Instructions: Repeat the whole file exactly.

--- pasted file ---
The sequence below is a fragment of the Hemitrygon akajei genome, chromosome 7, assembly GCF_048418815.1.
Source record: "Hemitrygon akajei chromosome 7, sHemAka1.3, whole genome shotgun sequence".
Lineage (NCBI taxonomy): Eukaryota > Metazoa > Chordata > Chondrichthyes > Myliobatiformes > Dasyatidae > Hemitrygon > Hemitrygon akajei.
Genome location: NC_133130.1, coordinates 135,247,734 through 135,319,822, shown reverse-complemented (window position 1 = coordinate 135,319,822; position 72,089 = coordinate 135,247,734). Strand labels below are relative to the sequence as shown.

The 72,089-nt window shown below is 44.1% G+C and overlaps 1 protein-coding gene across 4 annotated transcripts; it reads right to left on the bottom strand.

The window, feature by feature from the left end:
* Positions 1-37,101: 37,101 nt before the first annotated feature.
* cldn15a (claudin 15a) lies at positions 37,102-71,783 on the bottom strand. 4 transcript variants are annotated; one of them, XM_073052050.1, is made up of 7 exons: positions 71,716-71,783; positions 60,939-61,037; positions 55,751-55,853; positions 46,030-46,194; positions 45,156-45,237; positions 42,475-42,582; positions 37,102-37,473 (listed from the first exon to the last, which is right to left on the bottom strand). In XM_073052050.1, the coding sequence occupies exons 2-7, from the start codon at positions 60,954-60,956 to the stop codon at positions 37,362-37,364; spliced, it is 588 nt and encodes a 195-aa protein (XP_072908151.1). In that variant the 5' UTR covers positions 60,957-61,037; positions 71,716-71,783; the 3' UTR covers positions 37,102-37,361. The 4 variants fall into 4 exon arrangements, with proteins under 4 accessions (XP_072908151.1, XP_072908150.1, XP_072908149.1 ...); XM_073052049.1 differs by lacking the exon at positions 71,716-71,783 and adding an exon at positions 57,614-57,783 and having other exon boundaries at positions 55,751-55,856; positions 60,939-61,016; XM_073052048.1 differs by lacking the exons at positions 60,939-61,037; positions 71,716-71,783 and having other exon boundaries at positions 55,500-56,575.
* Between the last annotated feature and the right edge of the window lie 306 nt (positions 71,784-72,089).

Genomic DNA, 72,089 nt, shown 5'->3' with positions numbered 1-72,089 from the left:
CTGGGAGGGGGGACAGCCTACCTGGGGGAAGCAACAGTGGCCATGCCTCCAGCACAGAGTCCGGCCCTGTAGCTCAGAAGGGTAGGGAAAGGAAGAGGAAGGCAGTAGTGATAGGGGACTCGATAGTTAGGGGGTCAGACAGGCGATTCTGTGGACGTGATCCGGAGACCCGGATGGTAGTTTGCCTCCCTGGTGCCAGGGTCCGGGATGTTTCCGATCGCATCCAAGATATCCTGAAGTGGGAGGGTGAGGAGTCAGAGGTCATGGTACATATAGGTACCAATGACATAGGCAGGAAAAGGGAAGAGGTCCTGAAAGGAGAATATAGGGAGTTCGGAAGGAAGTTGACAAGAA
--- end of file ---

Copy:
The sequence below is a fragment of the Hemitrygon akajei genome, chromosome 7, assembly GCF_048418815.1.
Source record: "Hemitrygon akajei chromosome 7, sHemAka1.3, whole genome shotgun sequence".
Lineage (NCBI taxonomy): Eukaryota > Metazoa > Chordata > Chondrichthyes > Myliobatiformes > Dasyatidae > Hemitrygon > Hemitrygon akajei.
Genome location: NC_133130.1, coordinates 135,247,734 through 135,319,822, shown reverse-complemented (window position 1 = coordinate 135,319,822; position 72,089 = coordinate 135,247,734). Strand labels below are relative to the sequence as shown.

The 72,089-nt window shown below is 44.1% G+C and overlaps 1 protein-coding gene across 4 annotated transcripts; it reads right to left on the bottom strand.

The window, feature by feature from the left end:
* Positions 1-37,101: 37,101 nt before the first annotated feature.
* cldn15a (claudin 15a) lies at positions 37,102-71,783 on the bottom strand. 4 transcript variants are annotated; one of them, XM_073052050.1, is made up of 7 exons: positions 71,716-71,783; positions 60,939-61,037; positions 55,751-55,853; positions 46,030-46,194; positions 45,156-45,237; positions 42,475-42,582; positions 37,102-37,473 (listed from the first exon to the last, which is right to left on the bottom strand). In XM_073052050.1, the coding sequence occupies exons 2-7, from the start codon at positions 60,954-60,956 to the stop codon at positions 37,362-37,364; spliced, it is 588 nt and encodes a 195-aa protein (XP_072908151.1). In that variant the 5' UTR covers positions 60,957-61,037; positions 71,716-71,783; the 3' UTR covers positions 37,102-37,361. The 4 variants fall into 4 exon arrangements, with proteins under 4 accessions (XP_072908151.1, XP_072908150.1, XP_072908149.1 ...); XM_073052049.1 differs by lacking the exon at positions 71,716-71,783 and adding an exon at positions 57,614-57,783 and having other exon boundaries at positions 55,751-55,856; positions 60,939-61,016; XM_073052048.1 differs by lacking the exons at positions 60,939-61,037; positions 71,716-71,783 and having other exon boundaries at positions 55,500-56,575.
* Between the last annotated feature and the right edge of the window lie 306 nt (positions 71,784-72,089).

Genomic DNA, 72,089 nt, shown 5'->3' with positions numbered 1-72,089 from the left:
CTGGGAGGGGGGACAGCCTACCTGGGGGAAGCAACAGTGGCCATGCCTCCAGCACAGAGTCCGGCCCTGTAGCTCAGAAGGGTAGGGAAAGGAAGAGGAAGGCAGTAGTGATAGGGGACTCGATAGTTAGGGGGTCAGACAGGCGATTCTGTGGACGTGATCCGGAGACCCGGATGGTAGTTTGCCTCCCTGGTGCCAGGGTCCGGGATGTTTCCGATCGCATCCAAGATATCCTGAAGTGGGAGGGTGAGGAGTCAGAGGTCATGGTACATATAGGTACCAATGACATAGGCAGGAAAAGGGAAGAGGTCCTGAAAGGAGAATATAGGGAGTTCGGAAGGAAGTTGACAAGAA